Category Archives: Lower School

Meet Our Teachers: Paula Cuadros

After graduating from Morgan Park Academy, kindergarten teacher Paula Cuadros ’87 earned an undergraduate degree in Latin American Studies at Carleton College, an M.A. in social science at the University of Chicago, and an M.S. in Elementary Education at Northwestern University.

paula-cuadrosMrs. Cuadros taught kindergarten for nine years in the Chicago Public Schools before working as a stay-at-home parent. Upon resuming her teaching career, she taught 3-, 4-, and 5-year-olds and worked as a school librarian before joining the MPA faculty this fall.

Q&A

Why did you choose to return to MPA as a teacher?

Once my youngest child was settled in school and I was ready to return to teaching full-time, I knew that MPA would be a great place to do that. The small class sizes mean teachers have a better opportunity to connect to students. The ability to create a true relationship with students and families is essential to teaching and learning.

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Meet Our Teachers: Sara Tesmond

Fourth-grade teacher Sara Tesmond is a lifelong South Sider, leaving only to attend the University of Dayton in Ohio, where she earned a B.S. in education. After teaching middle school math her first year in the classroom, she has taught fourth grade the past few years.

She taught second- and third-grade academic enrichment classes at Morgan Park Academy for four summers before joining our full-time faculty this fall.

Q&A

What motivated you to become a teacher?

I wanted to become a teacher because I find education to be an essential part of life. I have always loved learning and I want to show my passion to the future generation. When I was in school I was always the student trying to help others understand the material, and that led me to become a teacher. I had many influential teachers in my life that have inspired me. I love that with teaching, each day is different and each child is unique.

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Incorporating Technology in the Elementary Classroom

Morgan Park Academy students often cheer at the opportunity to use iPads or Chromebooks during class, although the assignment involves much more than simply play time. But don’t tell them that!

Technology is an alternative learning avenue for students. Educational apps and programs reinforce and enhance the curriculum. The students are so engaged in the activity — whether self-selecting their next book or solving 10 more math problems to reach a higher level — that they do not view their time on the device as working, but rather play. In addition to increased productivity, there are several other hidden benefits.

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Meet Our Teachers: Shavonne Terry

Shavonne Terry is Morgan Park Academy’s educational technology coordinator, a role that encompasses classroom instruction across all school divisions as well as supporting the school’s information technology needs.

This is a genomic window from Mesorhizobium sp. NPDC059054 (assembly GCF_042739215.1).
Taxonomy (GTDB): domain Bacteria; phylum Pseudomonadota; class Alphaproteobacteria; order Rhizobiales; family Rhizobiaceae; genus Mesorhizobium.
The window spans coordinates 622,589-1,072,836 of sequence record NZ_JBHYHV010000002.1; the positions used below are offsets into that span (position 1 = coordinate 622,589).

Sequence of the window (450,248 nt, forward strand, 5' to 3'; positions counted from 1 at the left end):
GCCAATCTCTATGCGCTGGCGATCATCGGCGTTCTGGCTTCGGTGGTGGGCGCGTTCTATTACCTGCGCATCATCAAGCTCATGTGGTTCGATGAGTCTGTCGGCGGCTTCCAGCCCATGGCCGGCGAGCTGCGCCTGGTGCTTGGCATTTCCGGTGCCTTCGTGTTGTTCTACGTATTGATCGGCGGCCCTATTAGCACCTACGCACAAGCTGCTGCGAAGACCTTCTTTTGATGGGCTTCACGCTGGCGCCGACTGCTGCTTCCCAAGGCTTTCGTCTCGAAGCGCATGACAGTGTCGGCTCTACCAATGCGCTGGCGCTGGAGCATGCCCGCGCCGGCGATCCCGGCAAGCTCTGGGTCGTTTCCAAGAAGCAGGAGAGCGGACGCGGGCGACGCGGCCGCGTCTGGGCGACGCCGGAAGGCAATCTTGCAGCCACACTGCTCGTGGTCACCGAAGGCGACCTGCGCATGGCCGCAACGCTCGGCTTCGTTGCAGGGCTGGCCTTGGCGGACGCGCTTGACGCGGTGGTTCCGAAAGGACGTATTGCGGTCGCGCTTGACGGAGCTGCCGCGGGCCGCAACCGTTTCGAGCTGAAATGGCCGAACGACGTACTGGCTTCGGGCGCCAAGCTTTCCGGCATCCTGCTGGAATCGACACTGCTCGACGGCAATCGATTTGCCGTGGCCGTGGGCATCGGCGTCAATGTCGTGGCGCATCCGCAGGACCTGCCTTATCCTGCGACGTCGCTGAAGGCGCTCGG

Ms.​ ​Terry holds a Bachelor of Fine Arts degree from the Illinois Institute of Art, where she focused on media arts and animation, and a Master of Education degree from DePaul University.

Q&A

What​ ​does​ ​the​ educational​ technology​ coordinator​ ​do​ ​at​ ​MPA?

​I​ ​work​ ​closely​ ​with​ ​leadership​ ​and​ ​teachers​ ​in​ ​developing​ ​an​ ​innovative program​ ​of​ ​instructional​ ​technology​ ​that​ ​enriches​ ​and​ ​supports​ ​MPA’s​ curriculum.​ ​I​ ​also​ ​provide​ ​instructional​ ​design​ ​support​ ​and​ ​training​ ​for​ ​the​ ​integration​ ​of technology​ ​into​ ​the​ ​classroom,​ ​1:1​ ​device​ ​implementation,​ ​learning​ ​management support​, ​and​ ​daily​ ​tech​ ​assistance​ ​for​ ​students​ ​and​ ​teachers. ​Also,​ ​I​ ​teach​ ​technology and​ ​computer​ ​science​ ​classes​ ​throughout​ all divisions ​as​ ​well​ ​as​ ​working​ ​with​ ​the summer​ ​enrichment​ ​programs.

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Meet Our Teachers: Erin McDuffie

Kindergarten teacher Erin McDuffie joins Morgan Park Academy this fall after teaching in public schools in both Chicago and Boston and working as an ESL teacher in a public charter school for refugee and immigrant children in Columbus, Ohio.

In 2011, she received the Rochelle Lee Boundless Readers Individual Award, and the following year, she participated in the Fulbright Japan-U.S. Teacher Exchange Program for Sustainable Development.

She holds a B.A. in sociology and political science from the University of Pennsylvania and a Master of Education degree in elementary education from Boston College.

Q&A

Why did you choose to work at Morgan Park Academy?

Initially I came to MPA as a prospective parent. I fell in love with the small class sizes, the student body diversity, the child-centered, developmentally appropriate curriculum, and the strong sense of community. During my admissions tour, I kept thinking, “What a wonderful place to learn!” When I saw the job posting for what became my position, I thought, “What an even better place to teach!” I feel so lucky to be joining the MPA community as both a parent and a teacher.